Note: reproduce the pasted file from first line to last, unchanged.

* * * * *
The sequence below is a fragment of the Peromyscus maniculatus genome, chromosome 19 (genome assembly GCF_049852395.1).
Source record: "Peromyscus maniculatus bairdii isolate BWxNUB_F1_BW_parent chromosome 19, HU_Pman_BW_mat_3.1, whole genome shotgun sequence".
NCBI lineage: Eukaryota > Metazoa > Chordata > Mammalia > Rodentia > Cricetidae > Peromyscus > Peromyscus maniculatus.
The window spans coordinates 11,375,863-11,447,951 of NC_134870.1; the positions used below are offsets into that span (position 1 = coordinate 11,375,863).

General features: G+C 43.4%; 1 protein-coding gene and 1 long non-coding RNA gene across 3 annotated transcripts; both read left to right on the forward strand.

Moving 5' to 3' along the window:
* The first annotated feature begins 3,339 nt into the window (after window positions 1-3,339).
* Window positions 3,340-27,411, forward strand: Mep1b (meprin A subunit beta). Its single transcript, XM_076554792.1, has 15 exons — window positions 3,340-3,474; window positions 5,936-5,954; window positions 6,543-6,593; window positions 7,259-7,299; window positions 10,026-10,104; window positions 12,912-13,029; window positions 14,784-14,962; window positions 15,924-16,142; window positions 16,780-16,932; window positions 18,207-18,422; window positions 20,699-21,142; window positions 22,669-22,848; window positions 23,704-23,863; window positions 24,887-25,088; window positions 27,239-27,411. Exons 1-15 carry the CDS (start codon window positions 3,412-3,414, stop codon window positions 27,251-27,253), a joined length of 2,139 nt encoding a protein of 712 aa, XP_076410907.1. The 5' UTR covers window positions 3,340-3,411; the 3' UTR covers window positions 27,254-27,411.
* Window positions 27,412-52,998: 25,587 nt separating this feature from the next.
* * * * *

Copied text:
The sequence below is a fragment of the Peromyscus maniculatus genome, chromosome 19 (genome assembly GCF_049852395.1).
Source record: "Peromyscus maniculatus bairdii isolate BWxNUB_F1_BW_parent chromosome 19, HU_Pman_BW_mat_3.1, whole genome shotgun sequence".
NCBI lineage: Eukaryota > Metazoa > Chordata > Mammalia > Rodentia > Cricetidae > Peromyscus > Peromyscus maniculatus.
The window spans coordinates 11,375,863-11,447,951 of NC_134870.1; the positions used below are offsets into that span (position 1 = coordinate 11,375,863).

General features: G+C 43.4%; 1 protein-coding gene and 1 long non-coding RNA gene across 3 annotated transcripts; both read left to right on the forward strand.

Moving 5' to 3' along the window:
* The first annotated feature begins 3,339 nt into the window (after window positions 1-3,339).
* Window positions 3,340-27,411, forward strand: Mep1b (meprin A subunit beta). Its single transcript, XM_076554792.1, has 15 exons — window positions 3,340-3,474; window positions 5,936-5,954; window positions 6,543-6,593; window positions 7,259-7,299; window positions 10,026-10,104; window positions 12,912-13,029; window positions 14,784-14,962; window positions 15,924-16,142; window positions 16,780-16,932; window positions 18,207-18,422; window positions 20,699-21,142; window positions 22,669-22,848; window positions 23,704-23,863; window positions 24,887-25,088; window positions 27,239-27,411. Exons 1-15 carry the CDS (start codon window positions 3,412-3,414, stop codon window positions 27,251-27,253), a joined length of 2,139 nt encoding a protein of 712 aa, XP_076410907.1. The 5' UTR covers window positions 3,340-3,411; the 3' UTR covers window positions 27,254-27,411.
* Window positions 27,412-52,998: 25,587 nt separating this feature from the next.